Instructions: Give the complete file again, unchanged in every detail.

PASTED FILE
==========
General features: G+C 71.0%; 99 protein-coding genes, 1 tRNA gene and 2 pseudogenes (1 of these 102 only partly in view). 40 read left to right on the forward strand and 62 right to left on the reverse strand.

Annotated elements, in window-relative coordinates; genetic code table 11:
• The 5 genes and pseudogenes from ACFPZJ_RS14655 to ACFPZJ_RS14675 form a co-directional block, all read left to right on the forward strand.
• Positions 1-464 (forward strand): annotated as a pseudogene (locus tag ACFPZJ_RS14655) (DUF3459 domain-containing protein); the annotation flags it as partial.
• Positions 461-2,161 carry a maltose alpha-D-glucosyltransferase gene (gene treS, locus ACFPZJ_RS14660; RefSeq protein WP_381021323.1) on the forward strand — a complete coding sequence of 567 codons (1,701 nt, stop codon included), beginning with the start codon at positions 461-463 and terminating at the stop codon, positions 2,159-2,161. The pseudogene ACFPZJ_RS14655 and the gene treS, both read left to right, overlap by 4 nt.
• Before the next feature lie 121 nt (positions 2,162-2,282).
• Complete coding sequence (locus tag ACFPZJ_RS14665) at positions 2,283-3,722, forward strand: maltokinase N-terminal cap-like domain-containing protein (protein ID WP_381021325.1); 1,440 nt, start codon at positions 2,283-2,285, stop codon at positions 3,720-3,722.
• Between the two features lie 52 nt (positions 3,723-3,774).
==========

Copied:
General features: G+C 71.0%; 99 protein-coding genes, 1 tRNA gene and 2 pseudogenes (1 of these 102 only partly in view). 40 read left to right on the forward strand and 62 right to left on the reverse strand.

Annotated elements, in window-relative coordinates; genetic code table 11:
• The 5 genes and pseudogenes from ACFPZJ_RS14655 to ACFPZJ_RS14675 form a co-directional block, all read left to right on the forward strand.
• Positions 1-464 (forward strand): annotated as a pseudogene (locus tag ACFPZJ_RS14655) (DUF3459 domain-containing protein); the annotation flags it as partial.
• Positions 461-2,161 carry a maltose alpha-D-glucosyltransferase gene (gene treS, locus ACFPZJ_RS14660; RefSeq protein WP_381021323.1) on the forward strand — a complete coding sequence of 567 codons (1,701 nt, stop codon included), beginning with the start codon at positions 461-463 and terminating at the stop codon, positions 2,159-2,161. The pseudogene ACFPZJ_RS14655 and the gene treS, both read left to right, overlap by 4 nt.
• Before the next feature lie 121 nt (positions 2,162-2,282).
• Complete coding sequence (locus tag ACFPZJ_RS14665) at positions 2,283-3,722, forward strand: maltokinase N-terminal cap-like domain-containing protein (protein ID WP_381021325.1); 1,440 nt, start codon at positions 2,283-2,285, stop codon at positions 3,720-3,722.
• Between the two features lie 52 nt (positions 3,723-3,774).